The Times calls P. D. James the “prolific and cerebral grand dame of British crime” (Berlins 2008). An acknowledged master of the detective novel, she has won two Silver Daggers, the Cartier Diamond Dagger, and the Grand Master awards. Although she is 92 years old, she published an impressive work of literary criticism – Talking About Detective Fiction – three years ago. Like Agatha Christie, she has created two distinct series; one featuring a male detective (Adam Dalgliesh), the other a female (Cordelia Gray). James has written 14 Adam Dalgliesh mysteries, all of them bestsellers. Dalgleish begins as a Scotland Yard inspector and rises to the rank of commander.
In The Private Patient, investigative reporter Rhoda Gradwyn undergoes plastic surgery to remove an old facial scar. The surgery is performed at an elite country manor clinic in the Dorset countryside. Gradwyn is strangled to death the night after the operation. Shortly after the crime, another murder is committed at the manor. The plot is intricate, intriguing, and gripping.
This novel will remind you of the best classic mysteries. Stasio claims that “the traditional comforts of the British country house mystery — puzzling plot, attractive setting, brainy detective, interesting characters — spill from P. D. James’s latest novel, The Private Patient, like harvest bounty from a cornucopia.” James explains her attraction to this time-honoured genre:
I didn’t foresee a writing career primarily as a crime novelist. However, as I continued with the genre I became increasingly fascinated with its possibilities, and in particular how one could use what some might see as an outworn form to produce a contemporary novel which would provide excitement and mystery and yet say something true about contemporary men and women under the trauma of a police investigation for murder.Many novelists sacrifice either plot or character; James does neither. As I pointed out in my post on A Mind to Murder, her characters have a psychological richness and complexity that make them truly memorable.
James frequently writes about ordinary people driven by complex psychological motives to kill. (DuBose 2000, 357). She uses the cozy subgenre and its signature enclosed setting to fuel the tensions that lead to murder. As James herself reminds us,
the irritation that can emerge from such cloistered and unsought intimacy can kindle animosity, jealousy and resentment, emotions which, if they are sufficiently strong, can smoulder away and eventually explode into the destructive finality of violence. (2009, 135-36)The country manor clinic with its haunting historical background provides the perfect backdrop for her crime novel. Maslin writes that “Ms. James sets her mystery on comfortably familiar terrain and makes the most of its atmospherics.” Medical settings and communities, particularly small, self-contained ones, are prominent in her novels.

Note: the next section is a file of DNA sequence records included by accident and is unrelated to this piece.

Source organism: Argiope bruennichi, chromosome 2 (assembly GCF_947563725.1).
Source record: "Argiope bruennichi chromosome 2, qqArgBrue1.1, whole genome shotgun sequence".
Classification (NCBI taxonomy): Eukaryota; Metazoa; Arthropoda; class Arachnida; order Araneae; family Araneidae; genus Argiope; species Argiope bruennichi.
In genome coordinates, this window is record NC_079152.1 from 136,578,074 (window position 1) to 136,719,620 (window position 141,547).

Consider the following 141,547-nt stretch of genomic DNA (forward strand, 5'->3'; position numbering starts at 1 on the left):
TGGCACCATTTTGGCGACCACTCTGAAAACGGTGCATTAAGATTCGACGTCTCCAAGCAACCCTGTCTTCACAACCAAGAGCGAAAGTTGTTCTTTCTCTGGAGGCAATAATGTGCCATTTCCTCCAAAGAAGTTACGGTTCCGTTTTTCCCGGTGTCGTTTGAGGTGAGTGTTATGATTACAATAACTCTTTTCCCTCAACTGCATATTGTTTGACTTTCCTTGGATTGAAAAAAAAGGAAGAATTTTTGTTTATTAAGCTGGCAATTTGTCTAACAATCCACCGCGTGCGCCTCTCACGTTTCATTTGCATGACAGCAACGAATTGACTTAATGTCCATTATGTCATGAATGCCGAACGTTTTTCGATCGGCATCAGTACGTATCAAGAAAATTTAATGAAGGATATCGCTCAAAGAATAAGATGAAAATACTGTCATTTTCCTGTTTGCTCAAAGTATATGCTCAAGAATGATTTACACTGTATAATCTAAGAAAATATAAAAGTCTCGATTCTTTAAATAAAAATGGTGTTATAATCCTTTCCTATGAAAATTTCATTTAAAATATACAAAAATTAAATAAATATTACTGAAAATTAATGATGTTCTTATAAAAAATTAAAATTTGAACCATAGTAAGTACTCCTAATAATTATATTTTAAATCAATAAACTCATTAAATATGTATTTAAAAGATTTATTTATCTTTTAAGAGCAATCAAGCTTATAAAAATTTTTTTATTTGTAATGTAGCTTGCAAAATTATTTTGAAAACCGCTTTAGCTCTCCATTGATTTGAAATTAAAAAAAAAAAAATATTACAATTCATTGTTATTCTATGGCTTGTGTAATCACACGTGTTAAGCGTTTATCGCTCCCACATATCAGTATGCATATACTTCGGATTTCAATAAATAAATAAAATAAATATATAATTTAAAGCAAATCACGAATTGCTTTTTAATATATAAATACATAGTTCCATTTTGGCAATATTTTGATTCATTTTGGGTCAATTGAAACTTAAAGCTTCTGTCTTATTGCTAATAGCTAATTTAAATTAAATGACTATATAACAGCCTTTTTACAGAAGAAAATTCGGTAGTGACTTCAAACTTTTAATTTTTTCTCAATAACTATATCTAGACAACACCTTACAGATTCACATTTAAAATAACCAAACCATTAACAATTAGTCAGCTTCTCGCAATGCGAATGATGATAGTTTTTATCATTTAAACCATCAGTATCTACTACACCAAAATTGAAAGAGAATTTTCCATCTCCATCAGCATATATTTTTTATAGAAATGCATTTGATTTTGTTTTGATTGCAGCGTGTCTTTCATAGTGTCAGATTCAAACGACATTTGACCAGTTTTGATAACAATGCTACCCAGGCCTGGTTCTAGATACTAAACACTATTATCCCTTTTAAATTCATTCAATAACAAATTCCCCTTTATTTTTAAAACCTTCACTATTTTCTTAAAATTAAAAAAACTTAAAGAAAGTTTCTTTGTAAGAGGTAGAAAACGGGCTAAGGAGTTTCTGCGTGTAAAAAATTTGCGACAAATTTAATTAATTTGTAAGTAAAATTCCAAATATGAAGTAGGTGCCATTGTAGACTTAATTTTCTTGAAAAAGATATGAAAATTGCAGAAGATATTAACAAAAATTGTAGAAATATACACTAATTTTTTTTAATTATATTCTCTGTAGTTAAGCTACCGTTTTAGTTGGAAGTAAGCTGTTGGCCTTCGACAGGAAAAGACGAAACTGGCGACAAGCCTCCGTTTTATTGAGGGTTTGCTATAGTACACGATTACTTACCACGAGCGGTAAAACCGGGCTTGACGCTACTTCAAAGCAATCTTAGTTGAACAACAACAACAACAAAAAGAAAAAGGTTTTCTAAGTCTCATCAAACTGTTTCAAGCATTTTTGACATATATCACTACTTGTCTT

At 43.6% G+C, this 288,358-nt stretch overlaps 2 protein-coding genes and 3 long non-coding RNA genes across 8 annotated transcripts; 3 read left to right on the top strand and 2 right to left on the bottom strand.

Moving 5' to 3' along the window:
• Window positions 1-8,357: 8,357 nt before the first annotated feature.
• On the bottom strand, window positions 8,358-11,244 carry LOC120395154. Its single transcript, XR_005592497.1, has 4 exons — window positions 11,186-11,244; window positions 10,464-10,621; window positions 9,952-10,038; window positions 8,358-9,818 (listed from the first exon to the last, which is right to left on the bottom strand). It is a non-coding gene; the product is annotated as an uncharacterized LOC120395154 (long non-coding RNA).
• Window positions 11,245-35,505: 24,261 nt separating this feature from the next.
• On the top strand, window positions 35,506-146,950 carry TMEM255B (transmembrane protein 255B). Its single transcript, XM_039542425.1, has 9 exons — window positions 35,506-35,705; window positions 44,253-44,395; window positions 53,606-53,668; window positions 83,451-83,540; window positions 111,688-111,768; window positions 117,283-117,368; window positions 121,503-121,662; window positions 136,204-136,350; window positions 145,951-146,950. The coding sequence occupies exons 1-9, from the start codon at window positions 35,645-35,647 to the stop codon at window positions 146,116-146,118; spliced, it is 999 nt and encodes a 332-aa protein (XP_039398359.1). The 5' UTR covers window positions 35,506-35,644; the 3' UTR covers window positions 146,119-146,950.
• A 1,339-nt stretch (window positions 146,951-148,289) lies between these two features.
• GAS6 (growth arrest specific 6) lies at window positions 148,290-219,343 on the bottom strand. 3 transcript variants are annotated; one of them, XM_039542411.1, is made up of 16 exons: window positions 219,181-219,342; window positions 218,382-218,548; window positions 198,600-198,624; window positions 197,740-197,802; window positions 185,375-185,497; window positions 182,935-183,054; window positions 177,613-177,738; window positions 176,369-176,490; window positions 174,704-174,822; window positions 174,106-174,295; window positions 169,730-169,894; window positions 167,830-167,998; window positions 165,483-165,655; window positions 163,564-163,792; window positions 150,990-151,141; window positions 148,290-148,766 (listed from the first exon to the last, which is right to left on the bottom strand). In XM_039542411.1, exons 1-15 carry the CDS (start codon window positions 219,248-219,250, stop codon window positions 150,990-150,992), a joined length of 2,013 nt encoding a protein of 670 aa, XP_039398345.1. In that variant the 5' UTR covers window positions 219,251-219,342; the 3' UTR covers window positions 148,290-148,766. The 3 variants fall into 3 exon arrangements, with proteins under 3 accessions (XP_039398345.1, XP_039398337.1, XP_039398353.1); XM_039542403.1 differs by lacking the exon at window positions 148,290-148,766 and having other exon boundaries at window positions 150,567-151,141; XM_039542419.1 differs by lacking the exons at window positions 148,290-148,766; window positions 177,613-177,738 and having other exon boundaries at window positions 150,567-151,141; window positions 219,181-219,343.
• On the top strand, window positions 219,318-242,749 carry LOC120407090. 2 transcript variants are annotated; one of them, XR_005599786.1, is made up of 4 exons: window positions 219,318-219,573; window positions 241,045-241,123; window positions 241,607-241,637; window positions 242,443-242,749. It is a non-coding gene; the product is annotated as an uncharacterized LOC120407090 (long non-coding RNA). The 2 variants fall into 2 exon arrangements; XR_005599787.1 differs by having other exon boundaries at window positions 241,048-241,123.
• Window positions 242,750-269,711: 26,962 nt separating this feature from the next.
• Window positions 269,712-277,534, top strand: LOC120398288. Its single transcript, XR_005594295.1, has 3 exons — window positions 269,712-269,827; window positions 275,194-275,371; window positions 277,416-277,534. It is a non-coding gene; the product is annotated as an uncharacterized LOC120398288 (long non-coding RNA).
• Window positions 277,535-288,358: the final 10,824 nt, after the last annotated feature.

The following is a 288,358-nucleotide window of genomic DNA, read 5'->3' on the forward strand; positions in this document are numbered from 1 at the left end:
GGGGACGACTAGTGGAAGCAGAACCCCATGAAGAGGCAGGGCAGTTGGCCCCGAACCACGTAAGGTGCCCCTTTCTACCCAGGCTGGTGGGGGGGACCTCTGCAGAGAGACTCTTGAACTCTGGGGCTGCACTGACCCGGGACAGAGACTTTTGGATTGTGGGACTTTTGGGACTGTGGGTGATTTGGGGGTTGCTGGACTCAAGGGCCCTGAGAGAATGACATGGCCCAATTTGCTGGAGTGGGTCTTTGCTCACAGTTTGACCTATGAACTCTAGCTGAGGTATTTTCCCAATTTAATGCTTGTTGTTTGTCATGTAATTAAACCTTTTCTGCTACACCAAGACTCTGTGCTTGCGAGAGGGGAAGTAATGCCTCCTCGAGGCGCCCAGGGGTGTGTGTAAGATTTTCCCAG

Although James’s novels are more complex and nuanced than those of her Golden Age predecessors, her work has an old-world aura of reassuring order about it. Commander Adam Dalgleish is the moral compass of her novels, a wise, comforting father-figure. DuBose claims that James “treasures order and control in her books and in her life. In her many interviews over the years, the words ‘structure,’ ‘control,’ and ‘order’ are repeated like mantras” (2000, 341).
Yet what distinguishes The Private Patient as a decidedly modern mystery is James’s focus on the deviant and complex psyche. Stephen Knight points out that James “considers the psychological sources of crime and the aberrant desires of both suspects and victims; the two-dimensional parsimony of character on which Christie’s plots depended is replaced with a less simply resolved sense of human complexity” (2004, 136-37). The Private Patient is a skilful novel, combining the best of classic and modern mystery techniques.
Berlins, Marcel. “The 50 Greatest Crime Writers.” The Times. April 19, 2008.
DuBose, Martha Hailey. Women of Mystery: The Lives and Works of Notable Women Crime Novelists. New York: Thomas Dunne Books, 2000.
James, P. D. The Private Patient. 2008. Toronto, ON: Vintage Canada, 2009.
------. Talking About Detective Fiction. New York: Alfred A. Knopf, 2009.
Knight, Stephen. Crime Fiction 1800-2000: Detection, Death, Diversity. Houndmills, UK: Palgrave Macmillan, 2004.